“This for me is very dangerous because we are now making it appear that being an activist or a protester is a crime. This is undemocratic and unconstitutional. Even the Oplan Tokhang has been declared by the Supreme Court as unconstitutional. For them to be fishing, which eventually could lead in the death of a person, this is definitely extrajudicial killing, which is the most dangerous path and the negative effect of Oplan Tokhang. If you do that to protesters, activists, or dissenters, killing them under the guise of ‘nanlaban’ is already human rights violation,” Molintas said.
He added the country espouses democracy, which encourages left to right political leanings and parties.
On the request for concurrence of the PNP or AFP, constitutional lawyer and professor Lauro Gacayan said the city council has no power to grant such request, citing Section 5 of Batas Pambansa 880 or the Public Assembly Act, which says only the mayor may grant or deny a permit for a rally or assembly.
He said the city council also cannot add another government official that will do so as it is tantamount to amending a law passed by Congress and violates the right to equal protection of the law.
“Why? Because if you will allow the AFP and PNP to give concurrence before a rally permit will be issued, that will be applicable in Baguio City. Left-leaning members who will have rally in other places do not need such concurrence, but for those who will rally here in Baguio, they will need it. That is a clear violation of the equal protection clause of Section 1 Article 3 of the Constitution. There is no reason why we are restricted here while those rallying in other places are not,” Gacayan said.
He said PNP and AFP limiting the requirement for their concurrence to applicants involving the media and left-leaning organizations is also not allowed, as jurisprudence says the approval or disapproval of a rally permit must not be dependent on who is the applicant for the permit, whether individual or a group.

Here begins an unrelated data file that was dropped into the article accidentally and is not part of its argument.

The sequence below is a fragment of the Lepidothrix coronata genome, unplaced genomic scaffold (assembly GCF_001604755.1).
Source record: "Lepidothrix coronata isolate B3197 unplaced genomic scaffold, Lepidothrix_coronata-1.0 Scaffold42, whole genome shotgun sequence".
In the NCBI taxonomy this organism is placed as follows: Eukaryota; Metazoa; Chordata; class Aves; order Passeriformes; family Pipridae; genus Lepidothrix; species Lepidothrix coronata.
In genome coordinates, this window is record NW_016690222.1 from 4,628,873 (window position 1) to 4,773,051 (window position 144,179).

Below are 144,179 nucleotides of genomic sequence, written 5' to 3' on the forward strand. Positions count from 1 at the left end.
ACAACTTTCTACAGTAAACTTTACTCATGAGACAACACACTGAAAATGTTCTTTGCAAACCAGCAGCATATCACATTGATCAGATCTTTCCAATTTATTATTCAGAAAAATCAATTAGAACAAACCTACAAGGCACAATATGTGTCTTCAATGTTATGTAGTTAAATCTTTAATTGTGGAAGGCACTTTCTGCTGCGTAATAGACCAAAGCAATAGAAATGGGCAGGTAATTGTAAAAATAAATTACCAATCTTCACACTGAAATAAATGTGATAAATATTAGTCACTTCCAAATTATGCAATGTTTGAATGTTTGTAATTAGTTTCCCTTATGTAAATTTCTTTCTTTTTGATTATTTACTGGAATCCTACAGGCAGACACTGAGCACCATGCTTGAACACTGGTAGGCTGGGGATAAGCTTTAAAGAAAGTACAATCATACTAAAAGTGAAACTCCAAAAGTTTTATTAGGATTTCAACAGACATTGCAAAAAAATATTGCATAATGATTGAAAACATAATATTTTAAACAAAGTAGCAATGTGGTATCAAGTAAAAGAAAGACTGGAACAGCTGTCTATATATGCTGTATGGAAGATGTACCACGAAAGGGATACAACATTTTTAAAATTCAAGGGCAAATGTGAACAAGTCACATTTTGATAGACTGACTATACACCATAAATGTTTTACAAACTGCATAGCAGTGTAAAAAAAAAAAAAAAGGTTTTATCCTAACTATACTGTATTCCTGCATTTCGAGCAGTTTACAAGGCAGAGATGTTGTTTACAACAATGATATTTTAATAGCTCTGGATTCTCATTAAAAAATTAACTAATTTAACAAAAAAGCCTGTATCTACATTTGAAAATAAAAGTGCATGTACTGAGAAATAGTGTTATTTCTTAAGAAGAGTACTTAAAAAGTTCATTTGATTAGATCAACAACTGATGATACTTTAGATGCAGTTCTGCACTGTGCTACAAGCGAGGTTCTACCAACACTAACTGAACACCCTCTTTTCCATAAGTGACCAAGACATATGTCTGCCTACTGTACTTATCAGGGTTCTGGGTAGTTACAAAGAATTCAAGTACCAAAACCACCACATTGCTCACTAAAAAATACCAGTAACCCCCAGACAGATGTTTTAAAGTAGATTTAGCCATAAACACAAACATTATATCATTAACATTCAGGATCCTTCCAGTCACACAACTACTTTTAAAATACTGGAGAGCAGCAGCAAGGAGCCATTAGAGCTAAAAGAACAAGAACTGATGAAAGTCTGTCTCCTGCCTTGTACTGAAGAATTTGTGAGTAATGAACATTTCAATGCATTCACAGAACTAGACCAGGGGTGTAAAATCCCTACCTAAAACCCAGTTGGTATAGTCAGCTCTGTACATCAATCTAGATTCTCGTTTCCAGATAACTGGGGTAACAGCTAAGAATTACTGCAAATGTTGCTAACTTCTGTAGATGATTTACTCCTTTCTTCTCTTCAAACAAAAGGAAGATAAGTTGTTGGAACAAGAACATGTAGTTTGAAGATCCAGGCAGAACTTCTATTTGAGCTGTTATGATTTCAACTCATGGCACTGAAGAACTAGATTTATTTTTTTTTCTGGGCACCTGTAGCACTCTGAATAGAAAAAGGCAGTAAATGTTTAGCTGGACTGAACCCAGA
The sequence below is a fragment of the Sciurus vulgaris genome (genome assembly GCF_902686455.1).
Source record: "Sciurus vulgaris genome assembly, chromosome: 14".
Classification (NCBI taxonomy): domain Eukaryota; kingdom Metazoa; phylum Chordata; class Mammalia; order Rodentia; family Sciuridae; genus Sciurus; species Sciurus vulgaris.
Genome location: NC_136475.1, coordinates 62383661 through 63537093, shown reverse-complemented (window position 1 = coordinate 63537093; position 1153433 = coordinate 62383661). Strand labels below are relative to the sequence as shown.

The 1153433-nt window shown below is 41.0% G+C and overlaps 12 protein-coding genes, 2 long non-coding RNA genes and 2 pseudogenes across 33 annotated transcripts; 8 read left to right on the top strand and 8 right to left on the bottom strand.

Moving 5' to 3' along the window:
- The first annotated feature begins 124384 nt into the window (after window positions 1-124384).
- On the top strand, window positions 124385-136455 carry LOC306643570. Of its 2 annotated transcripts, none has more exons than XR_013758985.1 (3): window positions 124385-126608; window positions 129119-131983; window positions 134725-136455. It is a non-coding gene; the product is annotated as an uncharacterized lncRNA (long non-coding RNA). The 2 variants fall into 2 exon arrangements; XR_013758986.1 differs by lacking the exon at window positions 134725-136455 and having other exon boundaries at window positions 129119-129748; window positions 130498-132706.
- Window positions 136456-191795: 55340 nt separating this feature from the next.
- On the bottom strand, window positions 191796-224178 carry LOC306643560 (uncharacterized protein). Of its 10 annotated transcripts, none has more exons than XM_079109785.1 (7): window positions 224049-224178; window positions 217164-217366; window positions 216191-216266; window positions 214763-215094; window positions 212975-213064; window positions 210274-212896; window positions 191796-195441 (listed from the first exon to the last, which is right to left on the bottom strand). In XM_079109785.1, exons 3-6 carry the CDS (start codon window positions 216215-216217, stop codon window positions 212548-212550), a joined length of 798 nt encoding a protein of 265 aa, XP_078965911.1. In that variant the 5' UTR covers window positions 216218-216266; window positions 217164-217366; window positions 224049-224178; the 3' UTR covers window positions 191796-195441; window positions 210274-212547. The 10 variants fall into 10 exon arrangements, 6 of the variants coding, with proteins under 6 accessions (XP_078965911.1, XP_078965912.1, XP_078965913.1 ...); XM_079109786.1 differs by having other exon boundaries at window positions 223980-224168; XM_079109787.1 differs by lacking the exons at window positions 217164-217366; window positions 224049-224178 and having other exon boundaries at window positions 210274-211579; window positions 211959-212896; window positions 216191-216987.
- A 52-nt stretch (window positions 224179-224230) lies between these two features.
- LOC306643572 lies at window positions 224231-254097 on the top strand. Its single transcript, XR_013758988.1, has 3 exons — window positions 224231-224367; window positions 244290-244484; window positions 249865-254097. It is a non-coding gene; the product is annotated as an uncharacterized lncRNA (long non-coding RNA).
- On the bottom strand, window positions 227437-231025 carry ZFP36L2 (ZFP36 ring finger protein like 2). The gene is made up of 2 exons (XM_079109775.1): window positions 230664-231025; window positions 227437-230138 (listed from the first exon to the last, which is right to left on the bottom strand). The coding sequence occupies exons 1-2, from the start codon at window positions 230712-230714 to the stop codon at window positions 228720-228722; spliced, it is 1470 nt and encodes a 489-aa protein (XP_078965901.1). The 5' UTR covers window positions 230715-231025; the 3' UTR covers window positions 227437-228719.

He said it can be approved or denied based on only one yardstick – the presence of clear and present danger of substantive evil, not because of the personality of the person applying for a permit.
The Supreme Court he said also has decided the only participation of the AFP and PNP is to see to it that there will be no disturbance during the rally, and they have no right to decide whether the rally will continue or not; and even when the police are at the rally site, they cannot stop the rallyists from talking even if they believe that what they are saying is libelous, seditious, or against the government as long as there is no disturbance or violence.
“They have to observe maximum tolerance. What they can do if they think what is being uttered by the speaker is libelous or seditious is to file a case later on, but not stop them. What is happening here is PNP can completely prevent you from even starting a rally, to utter a single word, that’s prior restraint,” Gacayan said.
Also present and sharing the same sentiments to the RLECC resolutions during the session were representatives from the University of the Cordilleras College of Law, National Bureau of Investigation, the Baguio Correspondents and Broadcasters Club, and church group leaders. – Hannna C. Lacsamana